36. E.H. Schein, Process Consultation: Its Role in Organization Development, second edition (Reading, Massachusetts: Addison-Wesley, 1988), pp. 17–19.

37. D.G. Ancona and D.A. Nadler, “Top Hats and Executive Tales: Designing the Senior Team,” Sloan Management Review, volume 31, Fall 1989, pp. 19–28; and

D.C. Hambrick, “Top Management Groups: A Conceptual Integration and Reconsideration of the ‘Team’ Label,” in B.M. Staw and L.L. Cummings, eds., Research in Organizational Behavior, volume 16 (Greenwich, Connecticut: JAI Press, 1994), pp. 171–214.

38. Schein (1988), p. 21.

39. Ibid., pp. 22–39.

40. O. Hauptman, “Making Communication Work,” Prism, second quarter, 1992, pp. 71–81; and

D. Krackhardt and J.R. Hanson, “Informal Networks: The Company behind the Chart,” Harvard Business Review, volume 71, July–August 1993, pp. 104–111.

41. Ancona and Nadler (1989), p. 24; Schein (1988), p. 50.

42. D. McGregor, The Professional Manager (New York: McGraw-Hill. 1967), pp. 173–174; and

Schein (1988), pp. 57–58, 81–82.

43. R.L. Daft and G.P. Huber, “How Organizations Learn: A Communication Framework,” in S.B. Bacharach and N. DiTomaso, eds., Research in the Sociology of Organizations, volume 5 (Greenwich, Connecticut: JAI Press, 1987), pp. 1–36;

C.M. Fiol and M.A. Lyles, “Organizational Learning,” Academy of Management Review, volume 10, number 4, 1985, pp. 803–813;

G.P. Huber, “Organizational Learning: The Contributing Processes and the Literatures,” Organization Science, volume 2, number 1,1991, pp. 88–115;

B. Levitt and J.G. March, “Organizational Learning,” Annual Review of Sociology, volume 14, 1988, pp. 319–340; and

P. Shrivastava, “A Typology of Organizational Learning Systems,” Journal of Management Studies, volume 20, number 1, 1983, pp. 7–28.

44. P.M. Brenner, “Assessing the Learning Capabilities of an Organization” (Cambridge, Massachusetts: MIT Sloan School of Management, unpublished master’s thesis, 1994);

Daft and Huber (1987), pp. 24–28;

D.A. Garvin, “Building a Learning Organization,” Harvard Business Review, volume 71, July–August 1993, pp. 78–91;

Levitt and March (1988), p. 320; and

E.C. Nevis, A.J. DiBella, and J.M. Gould, “Understanding Organizations as Learning Systems,” Sloan Management Review, volume 37, Winter 1995, pp. 73–85.

45. Nevis et al. (1995), p. 76.

46. T. Kiely, “The Idea Makers,” Technology Review, 96, January 1993, pp. 32–40;

M.A. Cusumano and R.W. Selby, Microsoft Secrets (New York: Free Press, 1995);

Garvin (1993);

J. Simpson, L. Field, and D.A. Garvin, “The Boeing 767: From Concept to Production (A)” (Boston: Harvard Business School, case 9-688-040, 1988);

R.C. Camp, Benchmarking (Milwaukee, Wisconsin: ASQC Quality Press, 1989); and

R.E. Mittelstaedt, Jr., “Benchmarking: How to Learn from Best-in-Class Practices,” National Productivity Review, volume 11, Summer 1992, pp. 301–315;

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Huber (1991), pp. 105–107;

Levitt and March (1988), pp. 326–329; and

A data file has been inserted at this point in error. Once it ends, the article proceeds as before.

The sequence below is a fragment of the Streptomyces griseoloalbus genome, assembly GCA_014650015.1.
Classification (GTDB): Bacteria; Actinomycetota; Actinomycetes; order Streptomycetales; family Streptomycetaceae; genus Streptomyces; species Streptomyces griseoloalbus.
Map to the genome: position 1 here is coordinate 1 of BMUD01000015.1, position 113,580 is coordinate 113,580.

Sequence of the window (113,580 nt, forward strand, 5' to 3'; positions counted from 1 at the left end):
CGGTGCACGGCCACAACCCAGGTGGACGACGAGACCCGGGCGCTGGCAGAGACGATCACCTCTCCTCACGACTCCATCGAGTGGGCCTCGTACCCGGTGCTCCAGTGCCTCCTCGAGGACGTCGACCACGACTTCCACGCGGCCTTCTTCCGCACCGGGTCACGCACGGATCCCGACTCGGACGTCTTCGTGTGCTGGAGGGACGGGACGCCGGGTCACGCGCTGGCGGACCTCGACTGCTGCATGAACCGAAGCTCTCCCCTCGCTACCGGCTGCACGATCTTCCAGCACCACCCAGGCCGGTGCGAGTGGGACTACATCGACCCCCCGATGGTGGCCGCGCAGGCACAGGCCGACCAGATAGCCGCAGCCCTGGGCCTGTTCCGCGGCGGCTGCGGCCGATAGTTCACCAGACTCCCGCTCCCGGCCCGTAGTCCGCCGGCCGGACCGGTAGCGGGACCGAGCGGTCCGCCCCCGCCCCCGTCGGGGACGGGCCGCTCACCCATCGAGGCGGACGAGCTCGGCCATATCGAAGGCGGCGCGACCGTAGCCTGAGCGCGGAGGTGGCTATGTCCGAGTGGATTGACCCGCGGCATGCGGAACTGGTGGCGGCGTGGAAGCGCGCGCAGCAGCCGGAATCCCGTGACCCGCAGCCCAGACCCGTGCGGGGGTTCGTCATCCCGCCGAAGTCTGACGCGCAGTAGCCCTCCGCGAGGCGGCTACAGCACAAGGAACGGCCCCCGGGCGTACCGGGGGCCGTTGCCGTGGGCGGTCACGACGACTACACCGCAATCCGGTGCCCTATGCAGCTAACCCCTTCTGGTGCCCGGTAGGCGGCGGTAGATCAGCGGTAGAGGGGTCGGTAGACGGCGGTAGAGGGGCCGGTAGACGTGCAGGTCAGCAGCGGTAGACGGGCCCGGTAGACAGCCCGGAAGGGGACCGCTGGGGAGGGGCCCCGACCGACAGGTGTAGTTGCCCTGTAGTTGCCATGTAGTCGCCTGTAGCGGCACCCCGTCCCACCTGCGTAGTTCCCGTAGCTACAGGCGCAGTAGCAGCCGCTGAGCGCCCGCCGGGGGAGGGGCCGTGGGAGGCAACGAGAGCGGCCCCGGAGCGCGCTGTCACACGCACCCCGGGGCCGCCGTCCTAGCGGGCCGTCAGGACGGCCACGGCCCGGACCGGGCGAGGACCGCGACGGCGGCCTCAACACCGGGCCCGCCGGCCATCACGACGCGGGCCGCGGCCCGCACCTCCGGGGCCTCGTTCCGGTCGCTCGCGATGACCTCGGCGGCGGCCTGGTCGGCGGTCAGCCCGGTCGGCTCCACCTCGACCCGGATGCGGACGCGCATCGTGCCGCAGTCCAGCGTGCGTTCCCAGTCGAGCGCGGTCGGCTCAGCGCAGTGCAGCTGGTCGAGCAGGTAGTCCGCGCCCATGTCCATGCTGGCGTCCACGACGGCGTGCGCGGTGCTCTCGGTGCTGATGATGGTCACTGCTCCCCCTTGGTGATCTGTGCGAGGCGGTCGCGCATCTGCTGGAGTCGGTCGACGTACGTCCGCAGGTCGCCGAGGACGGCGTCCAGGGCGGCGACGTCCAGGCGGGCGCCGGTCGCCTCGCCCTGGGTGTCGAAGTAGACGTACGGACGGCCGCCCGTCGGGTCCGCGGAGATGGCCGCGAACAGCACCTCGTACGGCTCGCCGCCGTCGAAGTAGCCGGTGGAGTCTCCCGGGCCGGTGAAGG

J.P. Walsh and G.R. Ungson, “Organizational Memory,” Academy of Management Review, volume 16, number 1, 1991, pp. 57–91.

47. Shrivastava (1983), p. 16.

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51. Van de Ven (1992), p. 80.

52. Van de Ven and Huber (1990).

53. C.J.G. Gersick, “Revolutionary Change Theories: A Multilevel Exploration of the Punctuated Equilibrium Paradigm,” Academy of Management Review, volume 16, number 1, 1991, pp. 10–36.

54. For studies on creation, see:

D.N.T. Perkins, V.F. Nieva, and E.E. Lawler III, Managing Creation: The Challenge of Building a New Organization (New York: Wiley, 1983);

S.B. Sarason, The Creation of Settings and the Future Societies (San Francisco: Jossey-Bass, 1972); and

A.H. Van de Ven, “Early Planning, Implementation, and Performance of New Organizations,” in J.R. Kimberly, R.H. Miles, and associates, The Organizational Life Cycle (San Francisco: Jossey-Bass, 1980), pp. 83–134.

For studies on growth, see:

W.H. Starbuck, ed., Organizational Growth and Development: Selected Readings (Middlesex, England: Penguin, 1971).

For studies on transformation, see:

J.R. Kimberly and R.E. Quinn, eds., New Futures: The Challenge of Managing Corporate Transitions (Homewood, Illinois: Dow Jones-Irwin, 1984);

A.M. Mohrman, Jr., S.A. Mohrman, G.E. Ledford, Jr., T.G. Cummings, E.E. Lawler III, and associates, Large-Scale Organizational Change (San-Francisco: Jossey-Bass, 1989).

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D.C. Hambrick and R.A. D’Aveni, “Large Corporate Failures as Downward Spirals,” Administrative Science Quarterly, volume 33, March 1988, pp. 1–23;

R.I. Sutton, “Organizational Decline Processes: A Social Psychological Perspective,” in B.M. Staw and L.L. Cummings, eds., Research in Organizational Behavior, volume 12 (Greenwich, Connecticut: JAI Press, 1990), pp. 205–253; and

S. Venkataraman, A.H. Van de Ven, J. Buckeye, and R. Hudson, “Starting Up in a Turbulent Environment,” Journal of Business Venturing, volume 5, number 5, 1990, pp. 277–295.

55. Gersick (1991), p. 10.

56. M. Crozier, The Bureaucratic Phenomenon (Chicago: University of Chicago Press, 1964), p. 196;

Gersick (1991);

H. Mintzberg, “Patterns in Strategy Formation,” Management Science, volume 24, number 9, 1978, pp. 934–948;

Starbuck (1971), p. 68; and

Van de Ven (1992).

57. L.E. Greiner, “Evolution and Revolution as Organizations Grow,” Harvard Business Review, volume 50, July–August 1972, pp. 37–46; and

M.L. Tushman and P. Anderson, “Technological Discontinuities and Organizational Environments,” Administrative Science Quarterly, volume 31, September 1986, pp. 439–465.